2) Disbelief

It can be difficult to accept that someone close to you died. People affected by suicide sometimes find themselves expecting the person to show up or phone them. Again, this is a common reaction.

You might feel like you are in a ‘dream’ or that you feel emotionally numb. Some research suggests that these feelings are natural response from the mind. The feelings become less intense as you come to terms with the loss.


3) Asking “why did this happen”?

Knowing that someone was struggling emotionally before they took their own life won’t usually make dealing with the suicide any easier. Not fully understanding why someone did it can be one of the hardest things to deal with.

You may never get a ‘proper’ answer. This can feel troubling as it could lead to the same thoughts returning again and again. If you find you are struggling with these repetitive feelings, consider contacting a counsellor or psychologist. They can help talk you through dealing with it.

You can also talk to a professional CAREinMIND counsellor on 1300 096 269. The helpline is staffed by professional counsellors and is open 24/7. If you prefer the web, you can chat to an online counsellor.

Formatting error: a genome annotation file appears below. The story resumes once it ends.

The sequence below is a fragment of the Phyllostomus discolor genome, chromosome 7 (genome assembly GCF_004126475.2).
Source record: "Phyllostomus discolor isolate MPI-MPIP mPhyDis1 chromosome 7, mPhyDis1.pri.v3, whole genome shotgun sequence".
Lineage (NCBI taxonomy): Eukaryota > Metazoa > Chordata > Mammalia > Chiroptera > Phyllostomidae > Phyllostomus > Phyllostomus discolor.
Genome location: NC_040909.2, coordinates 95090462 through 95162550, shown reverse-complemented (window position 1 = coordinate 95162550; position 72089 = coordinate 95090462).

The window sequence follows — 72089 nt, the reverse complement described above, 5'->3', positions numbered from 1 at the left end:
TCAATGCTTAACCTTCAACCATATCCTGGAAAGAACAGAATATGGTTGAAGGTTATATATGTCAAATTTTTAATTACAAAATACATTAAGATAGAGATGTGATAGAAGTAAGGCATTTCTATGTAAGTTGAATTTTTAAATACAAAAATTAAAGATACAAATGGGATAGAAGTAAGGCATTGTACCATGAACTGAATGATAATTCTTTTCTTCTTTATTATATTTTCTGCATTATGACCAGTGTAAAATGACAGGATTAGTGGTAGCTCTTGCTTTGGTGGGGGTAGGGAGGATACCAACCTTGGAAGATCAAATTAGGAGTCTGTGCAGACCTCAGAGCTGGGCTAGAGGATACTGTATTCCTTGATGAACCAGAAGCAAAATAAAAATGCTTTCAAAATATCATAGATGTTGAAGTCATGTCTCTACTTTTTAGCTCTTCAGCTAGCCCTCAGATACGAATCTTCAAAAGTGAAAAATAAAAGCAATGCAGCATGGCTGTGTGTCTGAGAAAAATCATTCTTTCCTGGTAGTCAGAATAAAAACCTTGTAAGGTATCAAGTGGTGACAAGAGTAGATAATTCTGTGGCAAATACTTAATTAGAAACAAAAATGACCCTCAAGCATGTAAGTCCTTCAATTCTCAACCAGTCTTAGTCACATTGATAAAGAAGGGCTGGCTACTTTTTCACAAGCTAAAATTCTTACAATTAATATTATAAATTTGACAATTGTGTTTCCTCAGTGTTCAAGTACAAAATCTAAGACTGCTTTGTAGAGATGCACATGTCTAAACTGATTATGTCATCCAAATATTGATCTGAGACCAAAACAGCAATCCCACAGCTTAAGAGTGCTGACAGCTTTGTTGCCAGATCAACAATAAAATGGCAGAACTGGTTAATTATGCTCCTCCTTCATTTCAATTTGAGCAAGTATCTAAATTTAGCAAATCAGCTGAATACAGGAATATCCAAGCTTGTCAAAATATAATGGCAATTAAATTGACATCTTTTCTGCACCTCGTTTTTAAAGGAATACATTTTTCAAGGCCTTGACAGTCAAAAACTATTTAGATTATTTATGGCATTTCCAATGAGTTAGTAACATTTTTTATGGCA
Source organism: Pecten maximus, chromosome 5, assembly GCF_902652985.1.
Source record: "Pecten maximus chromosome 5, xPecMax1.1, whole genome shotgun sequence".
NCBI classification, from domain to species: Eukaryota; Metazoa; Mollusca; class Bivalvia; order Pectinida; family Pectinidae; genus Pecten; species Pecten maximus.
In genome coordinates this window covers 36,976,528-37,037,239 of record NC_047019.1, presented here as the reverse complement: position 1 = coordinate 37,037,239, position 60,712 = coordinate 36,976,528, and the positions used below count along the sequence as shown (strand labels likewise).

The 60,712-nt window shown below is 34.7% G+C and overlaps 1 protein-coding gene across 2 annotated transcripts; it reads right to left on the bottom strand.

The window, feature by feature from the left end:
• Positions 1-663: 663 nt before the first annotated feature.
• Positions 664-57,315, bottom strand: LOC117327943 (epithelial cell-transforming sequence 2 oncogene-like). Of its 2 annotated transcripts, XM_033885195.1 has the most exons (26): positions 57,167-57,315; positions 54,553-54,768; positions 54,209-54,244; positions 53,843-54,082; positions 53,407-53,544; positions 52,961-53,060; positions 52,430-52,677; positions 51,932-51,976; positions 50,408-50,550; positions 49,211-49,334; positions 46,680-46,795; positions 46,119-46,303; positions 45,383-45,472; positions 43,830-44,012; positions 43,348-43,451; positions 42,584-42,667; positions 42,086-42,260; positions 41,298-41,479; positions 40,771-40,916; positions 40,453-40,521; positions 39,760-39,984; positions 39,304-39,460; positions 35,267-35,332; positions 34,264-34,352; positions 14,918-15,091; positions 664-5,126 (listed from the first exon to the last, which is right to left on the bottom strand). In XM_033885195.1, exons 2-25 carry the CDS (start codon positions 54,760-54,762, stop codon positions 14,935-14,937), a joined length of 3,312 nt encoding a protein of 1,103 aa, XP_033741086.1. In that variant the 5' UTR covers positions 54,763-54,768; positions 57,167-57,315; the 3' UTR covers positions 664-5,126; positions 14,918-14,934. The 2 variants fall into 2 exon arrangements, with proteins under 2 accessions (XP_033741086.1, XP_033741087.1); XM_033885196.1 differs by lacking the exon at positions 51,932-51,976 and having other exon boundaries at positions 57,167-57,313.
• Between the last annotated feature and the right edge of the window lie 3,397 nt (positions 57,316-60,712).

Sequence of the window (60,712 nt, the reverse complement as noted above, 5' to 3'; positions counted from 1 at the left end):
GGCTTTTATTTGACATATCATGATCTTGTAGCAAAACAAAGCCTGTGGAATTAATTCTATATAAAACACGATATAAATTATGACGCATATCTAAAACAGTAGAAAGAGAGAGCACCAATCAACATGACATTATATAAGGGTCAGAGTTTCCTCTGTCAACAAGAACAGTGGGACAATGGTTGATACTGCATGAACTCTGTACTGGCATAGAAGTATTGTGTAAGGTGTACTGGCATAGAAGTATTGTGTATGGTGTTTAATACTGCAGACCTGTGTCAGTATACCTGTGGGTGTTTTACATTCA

4) Shame

Some people believe there is a stigma attached to suicide. There may be a feeling that suicide reflects badly on a family or it may be something that you “don’t talk about”. You may not know what to tell people and this can make the sadness and pain feel worse.

If you can accept what happened then that can help you deal with any feelings of shame. Importantly, you should try to speak to members of your family and friends about this.

Friends can help you talk about the death and how it affects you. However, they may not know how to start the conversation. Help yourself (and help your friends) by staying in touch. Let them know how you feel and talk about what is important to you when the moment is right.


5) Guilt